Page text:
“Synergy” is defined as the creation of a whole that is greater than the sum of its parts. Sarah Glenn and Gwen Mayo, two Safety Harbor writers, have managed to accomplish this in Murder on the Mullet Express, a mystery that takes readers back to the early days of Homosassa, Florida.
The two Kentucky natives have long shared an interest in writing. Graduates of the University of Kentucky, Glenn earned a degree in journalism and Mayo attended college on a poetry fellowship. After careers that included working the reports desk for the police department in Lexington, Kentucky (Glenn) and a stint as a railroad engineer, one of the last to be certified on steam locomotives (Mayo), the women tried their hands at writing. Mayo wrote a story that was accepted for a mystery anthology. The main character was so well-received that Mayo decided to feature her in a novel, and in 2010, Circle of Dishonor became the first in her Nessa Donnelly mystery series. It was followed by Concealed in Ash a sequel which introduced Professor Percival Pettijohn, a character who would re-emerge in Murder on the Mullet Express.
Glenn’s initial work was quite different. All This and Family Too (2011) is the comedic tale of a vampire who escapes from North Carolina to a gated community in California and discovers that the Home Owner’s Association is worse than any vampire hunter could ever be.
The decision to co-write a novel came about after the two women moved to Florida. They decided to visit Homosassa to see the manatees and became fascinated with its colorful history. “When the land was being sold, there were so many people coming down that the railroad made an embargo and people had to take the train to Jacksonville and be driven to Homosassa,” Glenn says “I wondered what would happen if someone fell out of a car dead. It would be the ultimate locked room mystery.” It also served as the basis for Murder on the Mullet Express.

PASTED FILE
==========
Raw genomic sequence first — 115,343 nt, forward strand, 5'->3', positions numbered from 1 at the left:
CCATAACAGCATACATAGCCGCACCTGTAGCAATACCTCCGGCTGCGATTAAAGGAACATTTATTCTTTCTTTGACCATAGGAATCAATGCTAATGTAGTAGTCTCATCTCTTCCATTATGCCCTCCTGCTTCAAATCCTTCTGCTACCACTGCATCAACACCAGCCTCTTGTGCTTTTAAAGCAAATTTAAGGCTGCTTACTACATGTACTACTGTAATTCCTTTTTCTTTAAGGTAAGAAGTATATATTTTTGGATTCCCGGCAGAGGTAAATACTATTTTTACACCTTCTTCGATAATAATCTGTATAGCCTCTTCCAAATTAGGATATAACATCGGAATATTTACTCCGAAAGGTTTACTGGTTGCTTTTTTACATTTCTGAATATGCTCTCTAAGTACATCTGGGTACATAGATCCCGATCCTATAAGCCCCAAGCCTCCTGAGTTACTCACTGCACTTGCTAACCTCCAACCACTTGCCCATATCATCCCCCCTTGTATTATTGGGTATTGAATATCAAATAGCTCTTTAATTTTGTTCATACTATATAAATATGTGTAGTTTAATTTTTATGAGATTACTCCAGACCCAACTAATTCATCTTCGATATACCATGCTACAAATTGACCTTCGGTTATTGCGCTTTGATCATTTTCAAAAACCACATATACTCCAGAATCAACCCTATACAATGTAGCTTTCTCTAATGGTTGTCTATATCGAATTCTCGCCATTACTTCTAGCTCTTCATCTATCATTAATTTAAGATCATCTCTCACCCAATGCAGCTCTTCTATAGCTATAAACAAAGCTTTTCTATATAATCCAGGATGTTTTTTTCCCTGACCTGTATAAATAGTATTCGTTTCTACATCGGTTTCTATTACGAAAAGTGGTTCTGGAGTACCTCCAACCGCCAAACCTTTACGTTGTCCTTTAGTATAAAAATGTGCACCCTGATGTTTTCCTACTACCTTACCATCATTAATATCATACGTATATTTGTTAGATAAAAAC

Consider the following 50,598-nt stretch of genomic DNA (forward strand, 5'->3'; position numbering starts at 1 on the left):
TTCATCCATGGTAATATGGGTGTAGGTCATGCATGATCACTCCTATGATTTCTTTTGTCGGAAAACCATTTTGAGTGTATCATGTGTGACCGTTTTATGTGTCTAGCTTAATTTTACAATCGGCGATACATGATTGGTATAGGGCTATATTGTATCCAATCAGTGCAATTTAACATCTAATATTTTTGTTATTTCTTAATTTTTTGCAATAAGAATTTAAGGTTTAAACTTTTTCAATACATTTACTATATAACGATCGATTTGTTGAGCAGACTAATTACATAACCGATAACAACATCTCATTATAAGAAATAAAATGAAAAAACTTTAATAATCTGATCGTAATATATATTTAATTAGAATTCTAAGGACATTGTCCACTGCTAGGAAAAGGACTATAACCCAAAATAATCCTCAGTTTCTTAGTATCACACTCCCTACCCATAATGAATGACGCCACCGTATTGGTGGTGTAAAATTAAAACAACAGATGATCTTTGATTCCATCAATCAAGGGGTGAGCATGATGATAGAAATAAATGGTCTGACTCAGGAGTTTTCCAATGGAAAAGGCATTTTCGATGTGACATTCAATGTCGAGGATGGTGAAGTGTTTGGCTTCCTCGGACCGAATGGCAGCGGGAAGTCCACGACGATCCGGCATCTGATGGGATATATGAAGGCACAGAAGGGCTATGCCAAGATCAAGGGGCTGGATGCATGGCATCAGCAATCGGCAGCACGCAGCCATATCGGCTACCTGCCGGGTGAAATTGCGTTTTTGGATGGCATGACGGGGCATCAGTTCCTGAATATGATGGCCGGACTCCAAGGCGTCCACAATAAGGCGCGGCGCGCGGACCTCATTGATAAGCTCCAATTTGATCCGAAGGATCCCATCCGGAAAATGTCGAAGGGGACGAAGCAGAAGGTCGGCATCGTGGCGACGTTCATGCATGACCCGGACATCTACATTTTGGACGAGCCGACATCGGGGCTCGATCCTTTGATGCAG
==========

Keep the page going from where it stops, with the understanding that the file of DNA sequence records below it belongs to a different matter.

One of the elements that sets the book apart is its quirky characters. “We wanted to put together all the characters you’d find in a land deal with the swindlers, schemes and skullduggery,” Glenn explains. The two female protagonists, Cornelia Pettijohn and Teddy Lawless, were inspired by one of Glenn’s ancestors. “She was a nurse who’d been gassed in WWI,” Glenn says. “She had a very strong personality and was stubborn and staunchly moral.” The two writers knew from the beginning that Professor Pettijohn would be part of the cast. “I became totally enchanted with the professor when I was editing Concealed in Ash,” Glenn recalls. “The characters fell in together perfectly and created a whole new thing,” Mayo adds.
While some writers find it difficult to collaborate, Mayo and Glenn relished the process. “Our biggest challenge was our very different writing styles,” Glenn explains. “Gwen starts at the beginning and writes in order straight to the end. I start with the strongest scenes in my head and then establish a timeline and tie everything together, so chronology can sometimes be a problem.” But they found that co-writing gave them one distinct advantage. “Most of the dialogue came from playing off each other,” Glenn says. “That made writing it a lot easier.”
Glenn is currently busy selecting stories for Strangely Funny VI, an annual anthology that brings supernatural and humor together, and Mayo is working on a third Nessa Donnelly novel. But Mayo and Glenn enjoyed co-writing so much that they’ve decided to do it again in a sequel set closer to home. Scheduled for release in 2019, Murder at the Million Dollar Pier centers around the building of the pier in St. Petersburg in 1926. It opens at the Vinoy and involves Tampa gangsters and the Chicago mob. “You will see a few gangsters, but the story focuses more on how secrets from the past can change lives,” Glenn says. She and Mayo concur that by writing together, they create something unique. “It blends Sarah’s humor with my love of history, and the voice isn’t mine or Sarah’s – it’s like the two combined,” Mayo says. “I love that aspect.” According to Glenn, “Other writers say ‘You wrote a book together and didn’t kill each other?’ The answer is yes.”